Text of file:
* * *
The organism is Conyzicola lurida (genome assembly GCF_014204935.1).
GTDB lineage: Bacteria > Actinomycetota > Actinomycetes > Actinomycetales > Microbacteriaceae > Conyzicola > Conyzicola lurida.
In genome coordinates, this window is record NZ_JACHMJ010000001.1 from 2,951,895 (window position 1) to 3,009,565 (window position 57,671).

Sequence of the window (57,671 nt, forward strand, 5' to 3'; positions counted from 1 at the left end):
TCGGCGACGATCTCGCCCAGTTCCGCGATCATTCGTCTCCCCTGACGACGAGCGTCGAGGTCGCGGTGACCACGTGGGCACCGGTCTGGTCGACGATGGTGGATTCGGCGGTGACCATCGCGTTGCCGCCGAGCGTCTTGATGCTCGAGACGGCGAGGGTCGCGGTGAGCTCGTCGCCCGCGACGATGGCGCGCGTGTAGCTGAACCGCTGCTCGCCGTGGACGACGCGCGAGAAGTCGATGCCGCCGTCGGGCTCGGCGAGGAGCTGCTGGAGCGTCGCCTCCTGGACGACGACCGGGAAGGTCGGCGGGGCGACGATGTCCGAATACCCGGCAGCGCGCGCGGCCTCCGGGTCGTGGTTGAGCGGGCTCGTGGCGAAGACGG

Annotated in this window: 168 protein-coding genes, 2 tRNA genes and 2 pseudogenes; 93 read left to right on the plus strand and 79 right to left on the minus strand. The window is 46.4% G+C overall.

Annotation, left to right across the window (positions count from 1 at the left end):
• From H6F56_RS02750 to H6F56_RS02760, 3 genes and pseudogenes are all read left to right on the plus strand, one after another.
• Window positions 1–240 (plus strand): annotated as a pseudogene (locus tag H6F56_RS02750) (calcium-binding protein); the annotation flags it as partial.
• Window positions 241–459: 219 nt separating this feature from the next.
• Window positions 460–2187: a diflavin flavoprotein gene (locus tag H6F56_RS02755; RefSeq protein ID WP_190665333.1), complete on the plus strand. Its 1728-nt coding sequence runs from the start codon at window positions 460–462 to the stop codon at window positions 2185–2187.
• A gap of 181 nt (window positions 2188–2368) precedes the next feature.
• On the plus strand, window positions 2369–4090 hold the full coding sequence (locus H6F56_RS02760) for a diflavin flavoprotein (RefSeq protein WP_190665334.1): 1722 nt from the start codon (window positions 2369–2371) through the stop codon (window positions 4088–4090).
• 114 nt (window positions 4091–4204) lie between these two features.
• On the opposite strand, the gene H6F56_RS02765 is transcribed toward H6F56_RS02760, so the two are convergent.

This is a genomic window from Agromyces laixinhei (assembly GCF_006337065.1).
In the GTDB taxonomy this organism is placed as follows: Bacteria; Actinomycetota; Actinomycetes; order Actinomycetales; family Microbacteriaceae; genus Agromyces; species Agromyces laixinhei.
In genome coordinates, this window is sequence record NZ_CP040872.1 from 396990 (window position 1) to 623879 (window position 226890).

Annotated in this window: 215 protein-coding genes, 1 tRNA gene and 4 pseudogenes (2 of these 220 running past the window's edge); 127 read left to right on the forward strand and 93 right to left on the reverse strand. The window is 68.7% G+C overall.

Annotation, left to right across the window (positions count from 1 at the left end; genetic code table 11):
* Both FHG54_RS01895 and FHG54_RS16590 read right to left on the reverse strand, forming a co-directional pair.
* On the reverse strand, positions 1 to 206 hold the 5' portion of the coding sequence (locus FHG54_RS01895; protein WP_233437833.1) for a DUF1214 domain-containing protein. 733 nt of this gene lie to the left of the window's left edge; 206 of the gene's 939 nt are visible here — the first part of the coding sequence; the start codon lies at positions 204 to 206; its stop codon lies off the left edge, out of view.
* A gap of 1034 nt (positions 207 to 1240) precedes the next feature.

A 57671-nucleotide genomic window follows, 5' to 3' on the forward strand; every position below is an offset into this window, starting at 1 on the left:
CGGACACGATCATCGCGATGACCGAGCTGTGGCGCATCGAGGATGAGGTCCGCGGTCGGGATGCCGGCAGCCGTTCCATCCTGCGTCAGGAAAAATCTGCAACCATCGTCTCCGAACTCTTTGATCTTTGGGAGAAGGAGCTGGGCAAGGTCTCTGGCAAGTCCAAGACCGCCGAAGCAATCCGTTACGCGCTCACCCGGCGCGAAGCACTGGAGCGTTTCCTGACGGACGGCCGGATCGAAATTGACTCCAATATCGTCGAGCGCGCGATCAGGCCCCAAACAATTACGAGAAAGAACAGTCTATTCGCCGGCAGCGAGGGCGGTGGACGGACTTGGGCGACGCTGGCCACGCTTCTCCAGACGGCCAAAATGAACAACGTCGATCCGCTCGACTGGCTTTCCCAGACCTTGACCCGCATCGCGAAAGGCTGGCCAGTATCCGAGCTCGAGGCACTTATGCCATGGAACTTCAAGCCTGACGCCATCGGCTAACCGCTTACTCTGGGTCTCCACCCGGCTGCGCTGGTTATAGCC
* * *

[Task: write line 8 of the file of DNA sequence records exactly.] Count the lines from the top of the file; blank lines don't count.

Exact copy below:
• From H6F56_RS02750 to H6F56_RS02760, 3 genes and pseudogenes are all read left to right on the plus strand, one after another.